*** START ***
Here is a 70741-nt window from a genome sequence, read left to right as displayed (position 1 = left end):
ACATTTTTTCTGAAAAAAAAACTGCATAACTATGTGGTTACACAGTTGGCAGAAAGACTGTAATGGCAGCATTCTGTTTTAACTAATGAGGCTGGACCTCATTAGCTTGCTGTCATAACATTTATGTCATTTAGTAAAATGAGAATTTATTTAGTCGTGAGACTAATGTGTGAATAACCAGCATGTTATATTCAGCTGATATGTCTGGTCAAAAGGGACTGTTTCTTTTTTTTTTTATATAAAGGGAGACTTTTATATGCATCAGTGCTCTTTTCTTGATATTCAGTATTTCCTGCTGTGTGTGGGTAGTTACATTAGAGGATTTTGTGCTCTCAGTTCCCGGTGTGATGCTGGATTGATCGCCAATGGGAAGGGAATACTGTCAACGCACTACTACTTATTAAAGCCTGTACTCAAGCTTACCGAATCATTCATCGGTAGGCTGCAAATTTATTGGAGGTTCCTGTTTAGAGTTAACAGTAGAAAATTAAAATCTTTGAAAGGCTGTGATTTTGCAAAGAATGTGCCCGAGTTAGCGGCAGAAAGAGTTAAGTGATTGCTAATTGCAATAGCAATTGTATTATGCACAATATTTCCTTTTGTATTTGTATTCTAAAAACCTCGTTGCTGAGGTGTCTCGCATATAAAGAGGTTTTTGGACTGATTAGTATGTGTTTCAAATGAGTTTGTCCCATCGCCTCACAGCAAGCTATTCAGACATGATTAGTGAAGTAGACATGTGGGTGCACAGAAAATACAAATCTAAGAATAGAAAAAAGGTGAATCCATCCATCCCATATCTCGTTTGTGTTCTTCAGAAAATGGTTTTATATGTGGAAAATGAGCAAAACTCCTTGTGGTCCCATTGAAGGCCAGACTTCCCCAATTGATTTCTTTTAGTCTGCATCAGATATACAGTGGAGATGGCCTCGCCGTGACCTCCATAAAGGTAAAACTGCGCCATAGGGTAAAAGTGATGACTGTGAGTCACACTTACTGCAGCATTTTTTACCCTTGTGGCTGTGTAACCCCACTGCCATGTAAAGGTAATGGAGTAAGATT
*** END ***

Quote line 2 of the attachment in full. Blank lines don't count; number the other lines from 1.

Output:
ACATTTTTTCTGAAAAAAAAACTGCATAACTATGTGGTTACACAGTTGGCAGAAAGACTGTAATGGCAGCATTCTGTTTTAACTAATGAGGCTGGACCTCATTAGCTTGCTGTCATAACATTTATGTCATTTAGTAAAATGAGAATTTATTTAGTCGTGAGACTAATGTGTGAATAACCAGCATGTTATATTCAGCTGATATGTCTGGTCAAAAGGGACTGTTTCTTTTTTTTTTTATATAAAGGGAGACTTTTATATGCATCAGTGCTCTTTTCTTGATATTCAGTATTTCCTGCTGTGTGTGGGTAGTTACATTAGAGGATTTTGTGCTCTCAGTTCCCGGTGTGATGCTGGATTGATCGCCAATGGGAAGGGAATACTGTCAACGCACTACTACTTATTAAAGCCTGTACTCAAGCTTACCGAATCATTCATCGGTAGGCTGCAAATTTATTGGAGGTTCCTGTTTAGAGTTAACAGTAGAAAATTAAAATCTTTGAAAGGCTGTGATTTTGCAAAGAATGTGCCCGAGTTAGCGGCAGAAAGAGTTAAGTGATTGCTAATTGCAATAGCAATTGTATTATGCACAATATTTCCTTTTGTATTTGTATTCTAAAAACCTCGTTGCTGAGGTGTCTCGCATATAAAGAGGTTTTTGGACTGATTAGTATGTGTTTCAAATGAGTTTGTCCCATCGCCTCACAGCAAGCTATTCAGACATGATTAGTGAAGTAGACATGTGGGTGCACAGAAAATACAAATCTAAGAATAGAAAAAAGGTGAATCCATCCATCCCATATCTCGTTTGTGTTCTTCAGAAAATGGTTTTATATGTGGAAAATGAGCAAAACTCCTTGTGGTCCCATTGAAGGCCAGACTTCCCCAATTGATTTCTTTTAGTCTGCATCAGATATACAGTGGAGATGGCCTCGCCGTGACCTCCATAAAGGTAAAACTGCGCCATAGGGTAAAAGTGATGACTGTGAGTCACACTTACTGCAGCATTTTTTACCCTTGTGGCTGTGTAACCCCACTGCCATGTAAAGGTAATGGAGTAAGATT